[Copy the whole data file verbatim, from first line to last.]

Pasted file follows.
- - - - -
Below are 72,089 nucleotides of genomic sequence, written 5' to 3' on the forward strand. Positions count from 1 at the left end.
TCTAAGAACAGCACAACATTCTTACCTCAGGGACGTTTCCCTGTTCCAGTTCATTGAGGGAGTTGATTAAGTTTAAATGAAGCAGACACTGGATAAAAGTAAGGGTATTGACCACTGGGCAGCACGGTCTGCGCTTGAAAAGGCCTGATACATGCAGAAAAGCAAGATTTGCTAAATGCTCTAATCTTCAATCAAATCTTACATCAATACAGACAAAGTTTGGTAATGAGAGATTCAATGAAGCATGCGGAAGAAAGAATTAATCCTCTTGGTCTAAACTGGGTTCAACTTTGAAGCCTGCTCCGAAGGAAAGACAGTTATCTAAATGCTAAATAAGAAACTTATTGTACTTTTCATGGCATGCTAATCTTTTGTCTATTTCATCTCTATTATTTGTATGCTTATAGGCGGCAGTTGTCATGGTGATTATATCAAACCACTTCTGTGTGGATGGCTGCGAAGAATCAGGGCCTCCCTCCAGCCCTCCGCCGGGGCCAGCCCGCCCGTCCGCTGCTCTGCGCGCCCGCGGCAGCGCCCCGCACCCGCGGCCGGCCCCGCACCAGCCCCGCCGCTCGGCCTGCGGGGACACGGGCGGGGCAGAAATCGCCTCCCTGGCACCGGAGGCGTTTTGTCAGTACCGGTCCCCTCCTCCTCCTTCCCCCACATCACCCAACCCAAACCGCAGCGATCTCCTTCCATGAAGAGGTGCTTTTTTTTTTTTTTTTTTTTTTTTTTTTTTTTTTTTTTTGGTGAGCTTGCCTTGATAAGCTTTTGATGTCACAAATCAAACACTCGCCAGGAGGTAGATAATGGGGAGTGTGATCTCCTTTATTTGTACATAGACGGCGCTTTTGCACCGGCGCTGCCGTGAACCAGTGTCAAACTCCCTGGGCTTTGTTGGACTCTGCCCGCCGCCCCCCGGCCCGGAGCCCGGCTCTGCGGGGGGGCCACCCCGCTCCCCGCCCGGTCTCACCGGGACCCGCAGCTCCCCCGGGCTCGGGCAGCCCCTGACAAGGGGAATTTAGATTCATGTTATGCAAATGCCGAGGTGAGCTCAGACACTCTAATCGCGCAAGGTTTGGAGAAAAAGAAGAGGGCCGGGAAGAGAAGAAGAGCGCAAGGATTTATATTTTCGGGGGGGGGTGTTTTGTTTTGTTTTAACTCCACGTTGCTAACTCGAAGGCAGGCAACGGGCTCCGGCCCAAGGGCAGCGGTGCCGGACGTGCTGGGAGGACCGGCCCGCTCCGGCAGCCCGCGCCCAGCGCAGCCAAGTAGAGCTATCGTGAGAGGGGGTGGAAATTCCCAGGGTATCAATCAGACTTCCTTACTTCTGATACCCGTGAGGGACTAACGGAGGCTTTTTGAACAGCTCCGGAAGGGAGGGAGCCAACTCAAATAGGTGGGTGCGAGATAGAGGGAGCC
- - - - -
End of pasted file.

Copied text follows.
Below are 72,089 nucleotides of genomic sequence, written 5' to 3' on the forward strand. Positions count from 1 at the left end.
TCTAAGAACAGCACAACATTCTTACCTCAGGGACGTTTCCCTGTTCCAGTTCATTGAGGGAGTTGATTAAGTTTAAATGAAGCAGACACTGGATAAAAGTAAGGGTATTGACCACTGGGCAGCACGGTCTGCGCTTGAAAAGGCCTGATACATGCAGAAAAGCAAGATTTGCTAAATGCTCTAATCTTCAATCAAATCTTACATCAATACAGACAAAGTTTGGTAATGAGAGATTCAATGAAGCATGCGGAAGAAAGAATTAATCCTCTTGGTCTAAACTGGGTTCAACTTTGAAGCCTGCTCCGAAGGAAAGACAGTTATCTAAATGCTAAATAAGAAACTTATTGTACTTTTCATGGCATGCTAATCTTTTGTCTATTTCATCTCTATTATTTGTATGCTTATAGGCGGCAGTTGTCATGGTGATTATATCAAACCACTTCTGTGTGGATGGCTGCGAAGAATCAGGGCCTCCCTCCAGCCCTCCGCCGGGGCCAGCCCGCCCGTCCGCTGCTCTGCGCGCCCGCGGCAGCGCCCCGCACCCGCGGCCGGCCCCGCACCAGCCCCGCCGCTCGGCCTGCGGGGACACGGGCGGGGCAGAAATCGCCTCCCTGGCACCGGAGGCGTTTTGTCAGTACCGGTCCCCTCCTCCTCCTTCCCCCACATCACCCAACCCAAACCGCAGCGATCTCCTTCCATGAAGAGGTGCTTTTTTTTTTTTTTTTTTTTTTTTTTTTTTTTTTTTTTTGGTGAGCTTGCCTTGATAAGCTTTTGATGTCACAAATCAAACACTCGCCAGGAGGTAGATAATGGGGAGTGTGATCTCCTTTATTTGTACATAGACGGCGCTTTTGCACCGGCGCTGCCGTGAACCAGTGTCAAACTCCCTGGGCTTTGTTGGACTCTGCCCGCCGCCCCCCGGCCCGGAGCCCGGCTCTGCGGGGGGGCCACCCCGCTCCCCGCCCGGTCTCACCGGGACCCGCAGCTCCCCCGGGCTCGGGCAGCCCCTGACAAGGGGAATTTAGATTCATGTTATGCAAATGCCGAGGTGAGCTCAGACACTCTAATCGCGCAAGGTTTGGAGAAAAAGAAGAGGGCCGGGAAGAGAAGAAGAGCGCAAGGATTTATATTTTCGGGGGGGGGTGTTTTGTTTTGTTTTAACTCCACGTTGCTAACTCGAAGGCAGGCAACGGGCTCCGGCCCAAGGGCAGCGGTGCCGGACGTGCTGGGAGGACCGGCCCGCTCCGGCAGCCCGCGCCCAGCGCAGCCAAGTAGAGCTATCGTGAGAGGGGGTGGAAATTCCCAGGGTATCAATCAGACTTCCTTACTTCTGATACCCGTGAGGGACTAACGGAGGCTTTTTGAACAGCTCCGGAAGGGAGGGAGCCAACTCAAATAGGTGGGTGCGAGATAGAGGGAGCC